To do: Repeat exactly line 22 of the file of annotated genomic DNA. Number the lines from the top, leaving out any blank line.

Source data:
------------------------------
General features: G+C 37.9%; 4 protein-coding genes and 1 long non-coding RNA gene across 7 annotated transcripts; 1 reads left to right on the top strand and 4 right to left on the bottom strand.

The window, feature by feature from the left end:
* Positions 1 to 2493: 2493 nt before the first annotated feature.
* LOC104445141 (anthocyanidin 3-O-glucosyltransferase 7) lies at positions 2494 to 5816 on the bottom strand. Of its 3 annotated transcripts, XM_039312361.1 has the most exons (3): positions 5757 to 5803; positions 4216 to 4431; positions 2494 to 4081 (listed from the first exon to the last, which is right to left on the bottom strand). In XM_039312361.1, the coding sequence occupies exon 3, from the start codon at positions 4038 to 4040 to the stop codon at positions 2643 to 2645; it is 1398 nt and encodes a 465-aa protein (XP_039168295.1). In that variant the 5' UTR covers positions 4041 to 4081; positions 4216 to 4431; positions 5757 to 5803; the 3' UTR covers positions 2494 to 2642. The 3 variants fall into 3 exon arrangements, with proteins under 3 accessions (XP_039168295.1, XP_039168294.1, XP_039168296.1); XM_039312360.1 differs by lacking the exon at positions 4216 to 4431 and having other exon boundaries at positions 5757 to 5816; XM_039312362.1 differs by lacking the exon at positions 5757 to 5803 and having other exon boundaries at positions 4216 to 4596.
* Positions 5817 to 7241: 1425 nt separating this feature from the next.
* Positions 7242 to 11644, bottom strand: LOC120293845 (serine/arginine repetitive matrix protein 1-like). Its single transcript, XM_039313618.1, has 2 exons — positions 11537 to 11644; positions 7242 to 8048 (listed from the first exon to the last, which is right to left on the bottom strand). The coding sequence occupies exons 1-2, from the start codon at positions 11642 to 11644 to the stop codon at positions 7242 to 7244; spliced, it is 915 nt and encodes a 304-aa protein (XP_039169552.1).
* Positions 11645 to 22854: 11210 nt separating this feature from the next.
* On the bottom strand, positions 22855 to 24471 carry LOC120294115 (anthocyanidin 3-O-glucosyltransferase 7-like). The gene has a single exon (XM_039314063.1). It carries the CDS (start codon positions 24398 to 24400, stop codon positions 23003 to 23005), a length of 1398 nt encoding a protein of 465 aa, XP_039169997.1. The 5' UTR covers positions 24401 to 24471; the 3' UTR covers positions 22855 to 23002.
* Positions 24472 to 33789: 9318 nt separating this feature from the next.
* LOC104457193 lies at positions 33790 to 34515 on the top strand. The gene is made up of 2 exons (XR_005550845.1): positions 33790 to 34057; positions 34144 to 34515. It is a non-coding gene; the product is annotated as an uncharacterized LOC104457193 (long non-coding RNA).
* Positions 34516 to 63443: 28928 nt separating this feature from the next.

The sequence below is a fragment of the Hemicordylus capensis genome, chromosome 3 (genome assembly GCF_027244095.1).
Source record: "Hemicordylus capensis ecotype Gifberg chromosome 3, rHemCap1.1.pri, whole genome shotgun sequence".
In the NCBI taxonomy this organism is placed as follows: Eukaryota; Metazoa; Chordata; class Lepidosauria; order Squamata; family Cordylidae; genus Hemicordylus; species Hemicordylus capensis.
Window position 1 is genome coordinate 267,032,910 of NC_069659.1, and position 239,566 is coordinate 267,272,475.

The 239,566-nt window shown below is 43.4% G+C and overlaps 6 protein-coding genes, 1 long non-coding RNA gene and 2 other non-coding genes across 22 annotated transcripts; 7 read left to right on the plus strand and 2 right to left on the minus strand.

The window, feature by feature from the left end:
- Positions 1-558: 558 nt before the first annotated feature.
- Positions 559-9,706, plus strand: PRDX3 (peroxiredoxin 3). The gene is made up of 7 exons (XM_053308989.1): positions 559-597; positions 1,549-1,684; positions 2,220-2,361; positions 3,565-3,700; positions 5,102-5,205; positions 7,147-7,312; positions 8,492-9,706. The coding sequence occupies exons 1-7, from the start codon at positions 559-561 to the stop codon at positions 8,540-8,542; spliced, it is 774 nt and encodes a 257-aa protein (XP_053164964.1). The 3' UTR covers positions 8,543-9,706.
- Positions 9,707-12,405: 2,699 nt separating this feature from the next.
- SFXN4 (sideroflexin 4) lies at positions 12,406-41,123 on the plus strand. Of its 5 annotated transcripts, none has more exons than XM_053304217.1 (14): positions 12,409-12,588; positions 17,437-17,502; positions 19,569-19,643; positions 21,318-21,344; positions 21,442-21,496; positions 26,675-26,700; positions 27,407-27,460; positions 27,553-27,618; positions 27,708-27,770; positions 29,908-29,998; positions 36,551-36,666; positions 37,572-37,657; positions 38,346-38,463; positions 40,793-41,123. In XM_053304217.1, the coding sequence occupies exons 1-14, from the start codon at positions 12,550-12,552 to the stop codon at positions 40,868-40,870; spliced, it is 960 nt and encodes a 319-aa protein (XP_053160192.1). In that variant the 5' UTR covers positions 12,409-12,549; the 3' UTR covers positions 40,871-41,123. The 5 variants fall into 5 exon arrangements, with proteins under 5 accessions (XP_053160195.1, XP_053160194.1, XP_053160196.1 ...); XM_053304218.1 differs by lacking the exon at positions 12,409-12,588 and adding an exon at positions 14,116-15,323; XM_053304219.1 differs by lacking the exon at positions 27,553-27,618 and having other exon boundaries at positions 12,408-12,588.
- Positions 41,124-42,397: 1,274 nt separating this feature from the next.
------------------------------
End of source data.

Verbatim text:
- Positions 41,124-42,397: 1,274 nt separating this feature from the next.